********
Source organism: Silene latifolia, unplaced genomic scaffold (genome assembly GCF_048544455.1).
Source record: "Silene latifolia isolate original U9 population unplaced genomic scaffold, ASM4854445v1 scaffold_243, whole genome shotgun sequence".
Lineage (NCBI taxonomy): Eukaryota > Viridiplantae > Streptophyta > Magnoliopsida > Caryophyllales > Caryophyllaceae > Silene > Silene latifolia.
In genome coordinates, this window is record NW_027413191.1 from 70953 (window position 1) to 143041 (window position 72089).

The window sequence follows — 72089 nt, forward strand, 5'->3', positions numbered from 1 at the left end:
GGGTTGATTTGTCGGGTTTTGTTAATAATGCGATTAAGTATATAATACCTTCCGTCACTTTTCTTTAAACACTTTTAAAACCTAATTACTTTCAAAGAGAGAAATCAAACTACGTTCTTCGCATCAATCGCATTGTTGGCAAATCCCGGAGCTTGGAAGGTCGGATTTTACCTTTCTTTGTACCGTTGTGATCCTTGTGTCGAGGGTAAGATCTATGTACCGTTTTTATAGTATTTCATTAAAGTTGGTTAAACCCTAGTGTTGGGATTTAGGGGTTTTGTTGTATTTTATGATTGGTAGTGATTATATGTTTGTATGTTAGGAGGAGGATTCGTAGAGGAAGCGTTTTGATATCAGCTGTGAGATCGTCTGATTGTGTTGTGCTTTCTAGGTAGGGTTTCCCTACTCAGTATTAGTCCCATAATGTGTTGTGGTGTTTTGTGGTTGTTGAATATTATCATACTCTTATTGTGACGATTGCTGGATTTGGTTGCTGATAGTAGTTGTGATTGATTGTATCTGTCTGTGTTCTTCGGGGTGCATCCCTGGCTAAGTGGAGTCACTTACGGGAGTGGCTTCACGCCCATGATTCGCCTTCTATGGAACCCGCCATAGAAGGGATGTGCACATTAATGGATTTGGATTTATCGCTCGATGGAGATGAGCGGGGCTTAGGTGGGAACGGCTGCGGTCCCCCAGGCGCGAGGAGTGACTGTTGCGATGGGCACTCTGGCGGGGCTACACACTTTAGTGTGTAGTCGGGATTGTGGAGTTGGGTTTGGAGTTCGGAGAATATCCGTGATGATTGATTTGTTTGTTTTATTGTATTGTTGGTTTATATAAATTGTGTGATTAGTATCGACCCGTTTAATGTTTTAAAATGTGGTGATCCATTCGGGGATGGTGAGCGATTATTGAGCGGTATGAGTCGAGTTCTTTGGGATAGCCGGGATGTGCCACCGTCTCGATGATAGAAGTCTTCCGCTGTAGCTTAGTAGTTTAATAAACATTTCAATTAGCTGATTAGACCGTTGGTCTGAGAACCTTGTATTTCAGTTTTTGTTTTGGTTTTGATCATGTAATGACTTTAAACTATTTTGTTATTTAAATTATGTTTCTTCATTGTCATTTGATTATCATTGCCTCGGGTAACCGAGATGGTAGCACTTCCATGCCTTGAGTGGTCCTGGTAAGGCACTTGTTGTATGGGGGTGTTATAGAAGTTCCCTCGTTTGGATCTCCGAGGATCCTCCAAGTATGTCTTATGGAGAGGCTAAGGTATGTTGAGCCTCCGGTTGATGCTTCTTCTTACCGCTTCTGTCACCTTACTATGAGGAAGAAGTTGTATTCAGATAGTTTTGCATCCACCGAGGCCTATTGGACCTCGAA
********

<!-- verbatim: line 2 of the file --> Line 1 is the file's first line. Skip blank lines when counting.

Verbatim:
Source record: "Silene latifolia isolate original U9 population unplaced genomic scaffold, ASM4854445v1 scaffold_243, whole genome shotgun sequence".